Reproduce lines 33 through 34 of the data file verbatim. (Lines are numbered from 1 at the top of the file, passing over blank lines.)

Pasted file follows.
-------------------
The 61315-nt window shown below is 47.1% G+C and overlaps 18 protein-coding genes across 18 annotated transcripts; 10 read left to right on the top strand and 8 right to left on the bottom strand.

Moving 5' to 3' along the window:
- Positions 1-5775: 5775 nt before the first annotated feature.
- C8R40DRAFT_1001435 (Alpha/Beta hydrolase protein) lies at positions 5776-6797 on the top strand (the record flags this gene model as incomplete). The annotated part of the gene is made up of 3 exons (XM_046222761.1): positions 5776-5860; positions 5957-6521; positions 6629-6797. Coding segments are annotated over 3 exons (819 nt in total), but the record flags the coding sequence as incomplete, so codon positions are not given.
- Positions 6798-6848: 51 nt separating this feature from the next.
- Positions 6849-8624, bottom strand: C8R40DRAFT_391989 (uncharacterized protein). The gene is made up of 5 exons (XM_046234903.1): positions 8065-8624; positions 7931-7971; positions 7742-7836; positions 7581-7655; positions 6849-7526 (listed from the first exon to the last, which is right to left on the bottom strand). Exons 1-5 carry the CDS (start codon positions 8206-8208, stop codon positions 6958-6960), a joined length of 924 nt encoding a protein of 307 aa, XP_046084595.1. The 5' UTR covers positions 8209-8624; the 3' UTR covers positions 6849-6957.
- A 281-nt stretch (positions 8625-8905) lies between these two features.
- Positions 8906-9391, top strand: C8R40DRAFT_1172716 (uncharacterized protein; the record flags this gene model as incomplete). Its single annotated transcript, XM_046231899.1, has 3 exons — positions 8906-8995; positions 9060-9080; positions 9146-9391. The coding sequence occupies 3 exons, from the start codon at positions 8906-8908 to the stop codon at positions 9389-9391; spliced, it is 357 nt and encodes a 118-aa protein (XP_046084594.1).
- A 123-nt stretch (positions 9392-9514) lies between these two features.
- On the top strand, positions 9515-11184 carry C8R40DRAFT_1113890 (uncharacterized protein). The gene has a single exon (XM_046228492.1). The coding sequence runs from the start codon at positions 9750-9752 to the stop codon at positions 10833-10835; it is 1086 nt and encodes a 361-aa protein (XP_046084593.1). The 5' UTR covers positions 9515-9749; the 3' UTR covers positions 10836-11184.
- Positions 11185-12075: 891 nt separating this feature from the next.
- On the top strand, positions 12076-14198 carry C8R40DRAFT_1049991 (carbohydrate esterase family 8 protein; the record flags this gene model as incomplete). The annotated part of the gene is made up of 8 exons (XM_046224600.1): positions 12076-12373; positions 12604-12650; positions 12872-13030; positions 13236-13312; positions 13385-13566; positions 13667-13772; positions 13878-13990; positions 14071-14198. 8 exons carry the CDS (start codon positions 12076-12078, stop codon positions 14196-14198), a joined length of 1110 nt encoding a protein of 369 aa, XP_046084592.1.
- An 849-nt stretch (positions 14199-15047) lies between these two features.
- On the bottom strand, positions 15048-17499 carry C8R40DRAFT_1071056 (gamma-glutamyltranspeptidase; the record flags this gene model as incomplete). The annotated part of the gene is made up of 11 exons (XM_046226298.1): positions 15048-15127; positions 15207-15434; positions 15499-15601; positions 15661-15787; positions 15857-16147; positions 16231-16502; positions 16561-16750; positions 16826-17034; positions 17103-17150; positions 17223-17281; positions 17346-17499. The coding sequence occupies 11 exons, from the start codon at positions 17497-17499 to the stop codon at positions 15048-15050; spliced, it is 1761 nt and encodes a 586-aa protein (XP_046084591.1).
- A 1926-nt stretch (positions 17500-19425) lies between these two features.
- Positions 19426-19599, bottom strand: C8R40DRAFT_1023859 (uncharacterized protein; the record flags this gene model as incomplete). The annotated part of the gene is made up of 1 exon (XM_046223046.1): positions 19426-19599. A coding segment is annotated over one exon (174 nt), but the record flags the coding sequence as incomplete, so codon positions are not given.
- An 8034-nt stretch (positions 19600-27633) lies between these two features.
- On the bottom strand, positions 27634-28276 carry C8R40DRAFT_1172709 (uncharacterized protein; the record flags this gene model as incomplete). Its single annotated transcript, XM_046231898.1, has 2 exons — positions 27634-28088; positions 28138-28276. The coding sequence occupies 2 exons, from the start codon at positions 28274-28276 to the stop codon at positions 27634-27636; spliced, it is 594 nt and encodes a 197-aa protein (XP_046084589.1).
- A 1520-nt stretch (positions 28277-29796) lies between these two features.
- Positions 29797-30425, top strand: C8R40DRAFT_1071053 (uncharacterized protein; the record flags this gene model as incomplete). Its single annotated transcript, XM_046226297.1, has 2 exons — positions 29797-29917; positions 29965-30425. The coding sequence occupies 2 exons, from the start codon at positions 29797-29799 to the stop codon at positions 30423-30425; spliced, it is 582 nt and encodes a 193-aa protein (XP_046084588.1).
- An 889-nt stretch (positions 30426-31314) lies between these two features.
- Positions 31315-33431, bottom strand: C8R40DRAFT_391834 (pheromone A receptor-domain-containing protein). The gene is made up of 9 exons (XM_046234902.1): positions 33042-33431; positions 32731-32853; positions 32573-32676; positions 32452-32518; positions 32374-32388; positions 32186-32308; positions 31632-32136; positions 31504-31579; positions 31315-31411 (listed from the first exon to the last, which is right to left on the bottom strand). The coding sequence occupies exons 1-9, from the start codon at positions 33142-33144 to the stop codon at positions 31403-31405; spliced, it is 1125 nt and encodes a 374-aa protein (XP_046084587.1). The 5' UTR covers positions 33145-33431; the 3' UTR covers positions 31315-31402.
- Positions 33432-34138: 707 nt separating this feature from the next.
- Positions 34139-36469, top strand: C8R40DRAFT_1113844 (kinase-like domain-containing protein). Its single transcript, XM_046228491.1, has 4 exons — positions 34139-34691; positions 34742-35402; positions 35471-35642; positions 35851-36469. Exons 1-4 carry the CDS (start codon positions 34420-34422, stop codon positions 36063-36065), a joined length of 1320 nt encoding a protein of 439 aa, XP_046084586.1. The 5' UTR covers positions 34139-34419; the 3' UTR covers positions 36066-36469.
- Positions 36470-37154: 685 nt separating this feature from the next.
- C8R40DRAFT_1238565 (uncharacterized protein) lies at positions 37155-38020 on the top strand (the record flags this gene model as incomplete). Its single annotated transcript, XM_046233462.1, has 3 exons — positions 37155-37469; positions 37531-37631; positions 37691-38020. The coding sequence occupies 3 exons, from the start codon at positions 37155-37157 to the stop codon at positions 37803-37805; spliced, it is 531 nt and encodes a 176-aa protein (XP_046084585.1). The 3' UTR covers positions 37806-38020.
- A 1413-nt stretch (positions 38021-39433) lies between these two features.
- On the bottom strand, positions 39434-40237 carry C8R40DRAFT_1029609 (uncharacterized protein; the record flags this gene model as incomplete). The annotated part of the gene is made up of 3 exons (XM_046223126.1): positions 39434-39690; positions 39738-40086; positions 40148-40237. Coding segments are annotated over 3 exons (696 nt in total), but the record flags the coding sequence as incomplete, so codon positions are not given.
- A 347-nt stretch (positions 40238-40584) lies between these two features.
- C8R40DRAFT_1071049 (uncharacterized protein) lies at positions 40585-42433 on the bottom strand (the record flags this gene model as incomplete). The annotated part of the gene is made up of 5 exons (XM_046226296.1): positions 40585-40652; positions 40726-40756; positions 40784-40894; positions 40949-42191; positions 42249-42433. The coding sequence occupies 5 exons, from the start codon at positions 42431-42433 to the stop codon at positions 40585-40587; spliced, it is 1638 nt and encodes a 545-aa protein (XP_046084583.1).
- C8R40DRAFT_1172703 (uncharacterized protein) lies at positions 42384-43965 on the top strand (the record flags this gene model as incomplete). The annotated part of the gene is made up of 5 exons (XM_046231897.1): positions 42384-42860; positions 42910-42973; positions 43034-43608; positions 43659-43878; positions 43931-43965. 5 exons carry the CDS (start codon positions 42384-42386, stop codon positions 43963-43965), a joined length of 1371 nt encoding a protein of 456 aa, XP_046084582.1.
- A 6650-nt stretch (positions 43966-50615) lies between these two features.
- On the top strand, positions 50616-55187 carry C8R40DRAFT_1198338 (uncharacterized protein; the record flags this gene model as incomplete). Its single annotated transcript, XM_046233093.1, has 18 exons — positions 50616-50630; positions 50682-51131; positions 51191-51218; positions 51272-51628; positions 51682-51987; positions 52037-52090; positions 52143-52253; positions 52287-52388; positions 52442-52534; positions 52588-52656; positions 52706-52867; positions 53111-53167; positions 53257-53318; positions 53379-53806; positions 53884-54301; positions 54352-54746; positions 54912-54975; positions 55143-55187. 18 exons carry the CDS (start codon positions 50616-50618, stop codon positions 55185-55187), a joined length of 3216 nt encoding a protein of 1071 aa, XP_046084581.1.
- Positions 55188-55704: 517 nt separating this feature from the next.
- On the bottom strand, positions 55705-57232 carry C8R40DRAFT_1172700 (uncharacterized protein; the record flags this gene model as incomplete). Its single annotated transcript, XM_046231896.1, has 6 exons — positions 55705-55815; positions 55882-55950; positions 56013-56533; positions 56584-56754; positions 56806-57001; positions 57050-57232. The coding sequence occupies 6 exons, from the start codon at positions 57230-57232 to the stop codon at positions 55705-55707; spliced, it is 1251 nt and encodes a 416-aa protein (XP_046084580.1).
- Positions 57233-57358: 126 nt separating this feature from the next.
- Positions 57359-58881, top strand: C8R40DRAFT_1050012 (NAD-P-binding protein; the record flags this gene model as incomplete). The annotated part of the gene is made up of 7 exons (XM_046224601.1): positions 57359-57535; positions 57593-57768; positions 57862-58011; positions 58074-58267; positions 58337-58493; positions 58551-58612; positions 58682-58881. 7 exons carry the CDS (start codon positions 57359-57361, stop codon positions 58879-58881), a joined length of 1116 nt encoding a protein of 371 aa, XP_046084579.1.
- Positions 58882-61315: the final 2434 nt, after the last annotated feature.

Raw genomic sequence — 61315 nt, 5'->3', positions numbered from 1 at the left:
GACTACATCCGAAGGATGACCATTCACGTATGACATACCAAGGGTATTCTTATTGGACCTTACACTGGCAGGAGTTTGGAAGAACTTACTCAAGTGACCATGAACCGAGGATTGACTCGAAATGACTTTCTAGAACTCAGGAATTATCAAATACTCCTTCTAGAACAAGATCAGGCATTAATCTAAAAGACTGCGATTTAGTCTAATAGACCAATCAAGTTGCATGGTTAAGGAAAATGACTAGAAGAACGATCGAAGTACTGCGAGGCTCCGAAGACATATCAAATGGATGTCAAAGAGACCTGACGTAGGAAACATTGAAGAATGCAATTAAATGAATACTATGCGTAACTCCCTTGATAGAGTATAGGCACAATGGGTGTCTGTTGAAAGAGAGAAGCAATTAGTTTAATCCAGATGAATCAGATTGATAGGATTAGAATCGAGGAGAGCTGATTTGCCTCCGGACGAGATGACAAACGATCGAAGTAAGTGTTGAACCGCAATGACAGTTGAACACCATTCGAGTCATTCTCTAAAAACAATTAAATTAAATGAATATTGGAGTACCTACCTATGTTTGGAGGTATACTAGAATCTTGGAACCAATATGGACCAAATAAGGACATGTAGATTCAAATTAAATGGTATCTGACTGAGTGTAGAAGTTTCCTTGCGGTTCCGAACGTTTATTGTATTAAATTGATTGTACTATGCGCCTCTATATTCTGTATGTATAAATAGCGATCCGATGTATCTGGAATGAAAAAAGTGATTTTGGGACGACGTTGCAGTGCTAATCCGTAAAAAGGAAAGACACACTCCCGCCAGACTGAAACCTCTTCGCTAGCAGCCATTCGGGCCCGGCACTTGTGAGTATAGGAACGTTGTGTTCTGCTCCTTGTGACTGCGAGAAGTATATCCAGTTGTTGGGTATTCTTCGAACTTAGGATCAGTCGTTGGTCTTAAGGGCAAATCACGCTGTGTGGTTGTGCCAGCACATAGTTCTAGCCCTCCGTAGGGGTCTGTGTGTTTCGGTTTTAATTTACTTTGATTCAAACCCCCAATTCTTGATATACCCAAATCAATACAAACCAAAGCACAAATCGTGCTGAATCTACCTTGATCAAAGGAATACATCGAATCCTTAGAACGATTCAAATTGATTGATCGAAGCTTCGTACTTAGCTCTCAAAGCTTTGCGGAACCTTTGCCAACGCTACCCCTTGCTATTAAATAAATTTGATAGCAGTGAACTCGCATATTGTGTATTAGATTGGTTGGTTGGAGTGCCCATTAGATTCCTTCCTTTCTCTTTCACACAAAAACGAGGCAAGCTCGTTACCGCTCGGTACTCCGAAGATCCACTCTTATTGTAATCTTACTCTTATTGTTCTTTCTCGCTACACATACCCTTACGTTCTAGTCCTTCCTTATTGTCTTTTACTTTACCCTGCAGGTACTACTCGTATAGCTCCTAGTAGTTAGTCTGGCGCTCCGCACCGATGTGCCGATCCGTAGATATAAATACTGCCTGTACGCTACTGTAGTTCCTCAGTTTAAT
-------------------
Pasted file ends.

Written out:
- On the top strand, positions 50616-55187 carry C8R40DRAFT_1198338 (uncharacterized protein; the record flags this gene model as incomplete). Its single annotated transcript, XM_046233093.1, has 18 exons — positions 50616-50630; positions 50682-51131; positions 51191-51218; positions 51272-51628; positions 51682-51987; positions 52037-52090; positions 52143-52253; positions 52287-52388; positions 52442-52534; positions 52588-52656; positions 52706-52867; positions 53111-53167; positions 53257-53318; positions 53379-53806; positions 53884-54301; positions 54352-54746; positions 54912-54975; positions 55143-55187. 18 exons carry the CDS (start codon positions 50616-50618, stop codon positions 55185-55187), a joined length of 3216 nt encoding a protein of 1071 aa, XP_046084581.1.
- Positions 55188-55704: 517 nt separating this feature from the next.